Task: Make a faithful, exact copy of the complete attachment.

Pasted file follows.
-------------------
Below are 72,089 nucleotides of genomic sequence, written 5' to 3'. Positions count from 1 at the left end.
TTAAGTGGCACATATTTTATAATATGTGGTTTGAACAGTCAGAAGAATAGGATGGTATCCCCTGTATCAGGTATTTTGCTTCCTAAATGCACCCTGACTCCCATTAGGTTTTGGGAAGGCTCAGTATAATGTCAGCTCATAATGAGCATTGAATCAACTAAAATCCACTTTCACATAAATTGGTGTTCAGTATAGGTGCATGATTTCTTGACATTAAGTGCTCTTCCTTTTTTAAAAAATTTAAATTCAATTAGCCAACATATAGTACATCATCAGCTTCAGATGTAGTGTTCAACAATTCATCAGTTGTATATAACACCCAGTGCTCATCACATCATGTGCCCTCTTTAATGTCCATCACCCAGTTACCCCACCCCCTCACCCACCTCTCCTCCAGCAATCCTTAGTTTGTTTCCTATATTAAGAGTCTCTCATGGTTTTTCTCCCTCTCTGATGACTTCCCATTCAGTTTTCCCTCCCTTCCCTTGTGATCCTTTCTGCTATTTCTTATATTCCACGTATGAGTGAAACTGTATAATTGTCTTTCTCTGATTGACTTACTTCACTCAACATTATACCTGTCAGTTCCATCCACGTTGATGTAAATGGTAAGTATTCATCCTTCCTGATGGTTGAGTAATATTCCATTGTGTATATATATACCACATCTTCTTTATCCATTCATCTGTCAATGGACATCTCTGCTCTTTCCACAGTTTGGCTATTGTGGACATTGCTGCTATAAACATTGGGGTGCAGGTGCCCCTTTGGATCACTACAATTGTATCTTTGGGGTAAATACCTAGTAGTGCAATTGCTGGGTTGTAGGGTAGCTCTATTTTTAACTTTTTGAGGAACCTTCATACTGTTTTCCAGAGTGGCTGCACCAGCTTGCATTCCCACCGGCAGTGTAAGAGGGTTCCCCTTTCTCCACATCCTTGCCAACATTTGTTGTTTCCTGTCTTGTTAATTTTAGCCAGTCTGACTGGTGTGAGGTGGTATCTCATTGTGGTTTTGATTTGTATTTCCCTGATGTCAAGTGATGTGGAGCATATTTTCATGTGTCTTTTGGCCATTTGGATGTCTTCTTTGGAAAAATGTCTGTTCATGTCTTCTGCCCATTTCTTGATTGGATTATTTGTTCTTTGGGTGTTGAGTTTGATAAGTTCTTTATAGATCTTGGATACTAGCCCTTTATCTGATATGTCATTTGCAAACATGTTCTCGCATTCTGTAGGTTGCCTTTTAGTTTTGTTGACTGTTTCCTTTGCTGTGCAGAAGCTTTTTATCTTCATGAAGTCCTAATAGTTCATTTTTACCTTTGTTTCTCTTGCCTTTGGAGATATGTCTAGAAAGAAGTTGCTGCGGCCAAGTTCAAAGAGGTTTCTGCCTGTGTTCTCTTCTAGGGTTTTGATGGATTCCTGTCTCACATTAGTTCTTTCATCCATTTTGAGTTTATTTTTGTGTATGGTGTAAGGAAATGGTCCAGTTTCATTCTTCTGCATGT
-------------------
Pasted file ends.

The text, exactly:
Below are 72,089 nucleotides of genomic sequence, written 5' to 3'. Positions count from 1 at the left end.
TTAAGTGGCACATATTTTATAATATGTGGTTTGAACAGTCAGAAGAATAGGATGGTATCCCCTGTATCAGGTATTTTGCTTCCTAAATGCACCCTGACTCCCATTAGGTTTTGGGAAGGCTCAGTATAATGTCAGCTCATAATGAGCATTGAATCAACTAAAATCCACTTTCACATAAATTGGTGTTCAGTATAGGTGCATGATTTCTTGACATTAAGTGCTCTTCCTTTTTTAAAAAATTTAAATTCAATTAGCCAACATATAGTACATCATCAGCTTCAGATGTAGTGTTCAACAATTCATCAGTTGTATATAACACCCAGTGCTCATCACATCATGTGCCCTCTTTAATGTCCATCACCCAGTTACCCCACCCCCTCACCCACCTCTCCTCCAGCAATCCTTAGTTTGTTTCCTATATTAAGAGTCTCTCATGGTTTTTCTCCCTCTCTGATGACTTCCCATTCAGTTTTCCCTCCCTTCCCTTGTGATCCTTTCTGCTATTTCTTATATTCCACGTATGAGTGAAACTGTATAATTGTCTTTCTCTGATTGACTTACTTCACTCAACATTATACCTGTCAGTTCCATCCACGTTGATGTAAATGGTAAGTATTCATCCTTCCTGATGGTTGAGTAATATTCCATTGTGTATATATATACCACATCTTCTTTATCCATTCATCTGTCAATGGACATCTCTGCTCTTTCCACAGTTTGGCTATTGTGGACATTGCTGCTATAAACATTGGGGTGCAGGTGCCCCTTTGGATCACTACAATTGTATCTTTGGGGTAAATACCTAGTAGTGCAATTGCTGGGTTGTAGGGTAGCTCTATTTTTAACTTTTTGAGGAACCTTCATACTGTTTTCCAGAGTGGCTGCACCAGCTTGCATTCCCACCGGCAGTGTAAGAGGGTTCCCCTTTCTCCACATCCTTGCCAACATTTGTTGTTTCCTGTCTTGTTAATTTTAGCCAGTCTGACTGGTGTGAGGTGGTATCTCATTGTGGTTTTGATTTGTATTTCCCTGATGTCAAGTGATGTGGAGCATATTTTCATGTGTCTTTTGGCCATTTGGATGTCTTCTTTGGAAAAATGTCTGTTCATGTCTTCTGCCCATTTCTTGATTGGATTATTTGTTCTTTGGGTGTTGAGTTTGATAAGTTCTTTATAGATCTTGGATACTAGCCCTTTATCTGATATGTCATTTGCAAACATGTTCTCGCATTCTGTAGGTTGCCTTTTAGTTTTGTTGACTGTTTCCTTTGCTGTGCAGAAGCTTTTTATCTTCATGAAGTCCTAATAGTTCATTTTTACCTTTGTTTCTCTTGCCTTTGGAGATATGTCTAGAAAGAAGTTGCTGCGGCCAAGTTCAAAGAGGTTTCTGCCTGTGTTCTCTTCTAGGGTTTTGATGGATTCCTGTCTCACATTAGTTCTTTCATCCATTTTGAGTTTATTTTTGTGTATGGTGTAAGGAAATGGTCCAGTTTCATTCTTCTGCATGT